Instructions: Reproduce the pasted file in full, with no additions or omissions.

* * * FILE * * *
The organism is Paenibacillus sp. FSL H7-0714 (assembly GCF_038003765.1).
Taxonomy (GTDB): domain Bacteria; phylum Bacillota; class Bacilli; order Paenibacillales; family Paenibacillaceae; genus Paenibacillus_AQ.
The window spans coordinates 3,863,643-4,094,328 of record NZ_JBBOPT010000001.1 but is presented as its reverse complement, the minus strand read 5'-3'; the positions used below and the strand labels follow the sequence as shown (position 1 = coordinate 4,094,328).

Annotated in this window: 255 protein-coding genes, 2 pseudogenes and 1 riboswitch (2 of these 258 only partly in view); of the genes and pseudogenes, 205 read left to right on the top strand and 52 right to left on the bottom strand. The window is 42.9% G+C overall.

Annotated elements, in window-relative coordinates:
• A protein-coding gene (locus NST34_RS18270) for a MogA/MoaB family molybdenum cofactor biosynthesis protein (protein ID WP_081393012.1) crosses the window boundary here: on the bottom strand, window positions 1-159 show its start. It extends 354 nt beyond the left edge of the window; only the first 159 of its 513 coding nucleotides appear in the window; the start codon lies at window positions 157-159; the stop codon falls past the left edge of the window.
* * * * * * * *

The organism is Paenibacillus sp. FSL H7-0714 (assembly GCF_038003765.1).
Taxonomy (GTDB): domain Bacteria; phylum Bacillota; class Bacilli; order Paenibacillales; family Paenibacillaceae; genus Paenibacillus_AQ.
The window spans coordinates 3,863,643-4,094,328 of record NZ_JBBOPT010000001.1 but is presented as its reverse complement, the minus strand read 5'-3'; the positions used below and the strand labels follow the sequence as shown (position 1 = coordinate 4,094,328).

Annotated in this window: 255 protein-coding genes, 2 pseudogenes and 1 riboswitch (2 of these 258 only partly in view); of the genes and pseudogenes, 205 read left to right on the top strand and 52 right to left on the bottom strand. The window is 42.9% G+C overall.

Annotated elements, in window-relative coordinates:
• A protein-coding gene (locus NST34_RS18270) for a MogA/MoaB family molybdenum cofactor biosynthesis protein (protein ID WP_081393012.1) crosses the window boundary here: on the bottom strand, window positions 1-159 show its start. It extends 354 nt beyond the left edge of the window; only the first 159 of its 513 coding nucleotides appear in the window; the start codon lies at window positions 157-159; the stop codon falls past the left edge of the window.